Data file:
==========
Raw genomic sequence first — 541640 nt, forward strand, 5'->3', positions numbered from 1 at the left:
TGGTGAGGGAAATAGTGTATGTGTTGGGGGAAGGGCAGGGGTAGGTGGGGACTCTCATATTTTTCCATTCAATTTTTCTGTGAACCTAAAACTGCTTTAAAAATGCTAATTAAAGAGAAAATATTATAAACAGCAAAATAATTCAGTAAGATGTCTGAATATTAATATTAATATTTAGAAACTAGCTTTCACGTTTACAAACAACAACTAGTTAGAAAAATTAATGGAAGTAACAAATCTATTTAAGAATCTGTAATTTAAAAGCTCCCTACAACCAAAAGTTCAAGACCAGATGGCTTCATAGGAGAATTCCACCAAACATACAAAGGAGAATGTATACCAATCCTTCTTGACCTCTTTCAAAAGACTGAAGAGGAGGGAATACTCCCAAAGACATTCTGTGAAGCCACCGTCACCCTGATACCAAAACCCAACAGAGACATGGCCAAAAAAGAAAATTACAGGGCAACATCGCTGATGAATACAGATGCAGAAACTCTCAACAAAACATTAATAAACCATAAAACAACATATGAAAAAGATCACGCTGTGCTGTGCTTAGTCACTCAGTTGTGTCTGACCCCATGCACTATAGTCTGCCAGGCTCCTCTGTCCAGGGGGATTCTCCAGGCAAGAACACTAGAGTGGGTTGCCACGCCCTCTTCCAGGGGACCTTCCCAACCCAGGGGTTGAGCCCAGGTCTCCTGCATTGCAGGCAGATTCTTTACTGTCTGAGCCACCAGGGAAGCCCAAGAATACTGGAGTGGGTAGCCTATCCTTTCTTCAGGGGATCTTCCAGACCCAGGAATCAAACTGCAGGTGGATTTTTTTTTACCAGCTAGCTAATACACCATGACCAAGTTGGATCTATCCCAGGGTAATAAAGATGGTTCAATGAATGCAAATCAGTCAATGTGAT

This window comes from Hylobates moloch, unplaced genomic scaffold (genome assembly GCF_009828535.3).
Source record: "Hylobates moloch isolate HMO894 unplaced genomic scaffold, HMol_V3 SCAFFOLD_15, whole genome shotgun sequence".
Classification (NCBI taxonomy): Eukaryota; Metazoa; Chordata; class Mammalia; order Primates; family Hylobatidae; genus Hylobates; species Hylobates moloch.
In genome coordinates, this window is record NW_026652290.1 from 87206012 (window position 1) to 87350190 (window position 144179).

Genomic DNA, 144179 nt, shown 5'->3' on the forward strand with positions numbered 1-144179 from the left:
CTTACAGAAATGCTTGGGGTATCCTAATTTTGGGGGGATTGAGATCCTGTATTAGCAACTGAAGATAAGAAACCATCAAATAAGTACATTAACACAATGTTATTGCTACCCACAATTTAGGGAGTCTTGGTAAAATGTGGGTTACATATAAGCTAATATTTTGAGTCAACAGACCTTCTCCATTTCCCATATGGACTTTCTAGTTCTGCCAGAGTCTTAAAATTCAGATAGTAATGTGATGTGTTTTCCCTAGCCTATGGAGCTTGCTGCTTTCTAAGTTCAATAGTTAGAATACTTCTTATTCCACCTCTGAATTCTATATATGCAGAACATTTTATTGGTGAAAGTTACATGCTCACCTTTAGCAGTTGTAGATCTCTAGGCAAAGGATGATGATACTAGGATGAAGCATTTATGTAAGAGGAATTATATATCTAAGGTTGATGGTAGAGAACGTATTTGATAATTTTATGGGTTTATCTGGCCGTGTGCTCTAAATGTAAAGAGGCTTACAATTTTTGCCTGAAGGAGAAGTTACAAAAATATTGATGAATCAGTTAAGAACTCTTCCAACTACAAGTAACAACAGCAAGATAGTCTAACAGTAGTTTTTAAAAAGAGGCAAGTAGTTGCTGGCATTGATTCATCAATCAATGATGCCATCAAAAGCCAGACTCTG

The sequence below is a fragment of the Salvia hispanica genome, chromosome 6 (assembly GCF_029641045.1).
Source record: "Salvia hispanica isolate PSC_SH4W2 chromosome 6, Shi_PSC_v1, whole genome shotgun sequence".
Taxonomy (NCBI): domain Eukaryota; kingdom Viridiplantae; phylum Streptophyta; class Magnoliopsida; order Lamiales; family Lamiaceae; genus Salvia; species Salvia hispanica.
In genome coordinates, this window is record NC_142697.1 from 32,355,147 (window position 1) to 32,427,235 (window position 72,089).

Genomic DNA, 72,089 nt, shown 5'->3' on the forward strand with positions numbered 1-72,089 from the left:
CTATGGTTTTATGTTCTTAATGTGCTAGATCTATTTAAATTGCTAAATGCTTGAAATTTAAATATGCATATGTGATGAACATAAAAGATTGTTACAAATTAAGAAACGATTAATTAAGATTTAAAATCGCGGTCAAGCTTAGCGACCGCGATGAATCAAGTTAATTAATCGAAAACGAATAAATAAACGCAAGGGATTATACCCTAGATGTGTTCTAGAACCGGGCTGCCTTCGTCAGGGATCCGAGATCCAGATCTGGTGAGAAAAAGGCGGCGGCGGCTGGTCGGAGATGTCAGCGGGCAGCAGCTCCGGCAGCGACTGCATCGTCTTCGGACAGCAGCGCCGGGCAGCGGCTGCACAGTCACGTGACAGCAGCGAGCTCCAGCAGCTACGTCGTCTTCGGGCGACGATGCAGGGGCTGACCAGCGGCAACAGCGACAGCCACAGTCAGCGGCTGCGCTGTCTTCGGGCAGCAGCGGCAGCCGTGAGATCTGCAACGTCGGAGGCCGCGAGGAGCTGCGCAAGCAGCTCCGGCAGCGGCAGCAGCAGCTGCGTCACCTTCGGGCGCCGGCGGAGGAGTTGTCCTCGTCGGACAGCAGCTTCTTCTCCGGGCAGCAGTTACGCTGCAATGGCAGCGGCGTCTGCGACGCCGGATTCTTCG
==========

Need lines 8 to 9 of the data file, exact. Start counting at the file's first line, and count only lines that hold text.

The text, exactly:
CTTACAGAAATGCTTGGGGTATCCTAATTTTGGGGGGATTGAGATCCTGTATTAGCAACTGAAGATAAGAAACCATCAAATAAGTACATTAACACAATGTTATTGCTACCCACAATTTAGGGAGTCTTGGTAAAATGTGGGTTACATATAAGCTAATATTTTGAGTCAACAGACCTTCTCCATTTCCCATATGGACTTTCTAGTTCTGCCAGAGTCTTAAAATTCAGATAGTAATGTGATGTGTTTTCCCTAGCCTATGGAGCTTGCTGCTTTCTAAGTTCAATAGTTAGAATACTTCTTATTCCACCTCTGAATTCTATATATGCAGAACATTTTATTGGTGAAAGTTACATGCTCACCTTTAGCAGTTGTAGATCTCTAGGCAAAGGATGATGATACTAGGATGAAGCATTTATGTAAGAGGAATTATATATCTAAGGTTGATGGTAGAGAACGTATTTGATAATTTTATGGGTTTATCTGGCCGTGTGCTCTAAATGTAAAGAGGCTTACAATTTTTGCCTGAAGGAGAAGTTACAAAAATATTGATGAATCAGTTAAGAACTCTTCCAACTACAAGTAACAACAGCAAGATAGTCTAACAGTAGTTTTTAAAAAGAGGCAAGTAGTTGCTGGCATTGATTCATCAATCAATGATGCCATCAAAAGCCAGACTCTG

The sequence below is a fragment of the Salvia hispanica genome, chromosome 6 (assembly GCF_029641045.1).